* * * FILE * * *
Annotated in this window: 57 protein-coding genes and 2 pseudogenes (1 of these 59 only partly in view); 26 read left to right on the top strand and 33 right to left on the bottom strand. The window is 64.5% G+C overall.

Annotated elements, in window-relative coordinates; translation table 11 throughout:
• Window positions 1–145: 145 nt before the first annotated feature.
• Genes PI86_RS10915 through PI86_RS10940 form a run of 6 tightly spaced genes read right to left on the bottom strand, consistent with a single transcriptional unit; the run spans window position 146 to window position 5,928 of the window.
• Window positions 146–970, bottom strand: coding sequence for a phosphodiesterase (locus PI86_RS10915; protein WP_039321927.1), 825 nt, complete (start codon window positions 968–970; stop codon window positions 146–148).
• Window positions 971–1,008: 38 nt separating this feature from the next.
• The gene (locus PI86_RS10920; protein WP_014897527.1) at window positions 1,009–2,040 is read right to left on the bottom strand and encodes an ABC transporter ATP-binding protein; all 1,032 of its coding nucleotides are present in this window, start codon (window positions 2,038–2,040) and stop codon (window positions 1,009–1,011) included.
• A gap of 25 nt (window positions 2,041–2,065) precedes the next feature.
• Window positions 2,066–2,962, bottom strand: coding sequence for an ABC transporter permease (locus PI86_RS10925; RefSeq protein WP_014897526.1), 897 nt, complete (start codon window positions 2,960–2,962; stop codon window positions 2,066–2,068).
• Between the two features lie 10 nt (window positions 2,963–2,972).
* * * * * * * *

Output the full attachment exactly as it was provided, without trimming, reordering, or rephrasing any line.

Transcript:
Annotated in this window: 57 protein-coding genes and 2 pseudogenes (1 of these 59 only partly in view); 26 read left to right on the top strand and 33 right to left on the bottom strand. The window is 64.5% G+C overall.

Annotated elements, in window-relative coordinates; translation table 11 throughout:
• Window positions 1–145: 145 nt before the first annotated feature.
• Genes PI86_RS10915 through PI86_RS10940 form a run of 6 tightly spaced genes read right to left on the bottom strand, consistent with a single transcriptional unit; the run spans window position 146 to window position 5,928 of the window.
• Window positions 146–970, bottom strand: coding sequence for a phosphodiesterase (locus PI86_RS10915; protein WP_039321927.1), 825 nt, complete (start codon window positions 968–970; stop codon window positions 146–148).
• Window positions 971–1,008: 38 nt separating this feature from the next.
• The gene (locus PI86_RS10920; protein WP_014897527.1) at window positions 1,009–2,040 is read right to left on the bottom strand and encodes an ABC transporter ATP-binding protein; all 1,032 of its coding nucleotides are present in this window, start codon (window positions 2,038–2,040) and stop codon (window positions 1,009–1,011) included.
• A gap of 25 nt (window positions 2,041–2,065) precedes the next feature.
• Window positions 2,066–2,962, bottom strand: coding sequence for an ABC transporter permease (locus PI86_RS10925; RefSeq protein WP_014897526.1), 897 nt, complete (start codon window positions 2,960–2,962; stop codon window positions 2,066–2,068).
• Between the two features lie 10 nt (window positions 2,963–2,972).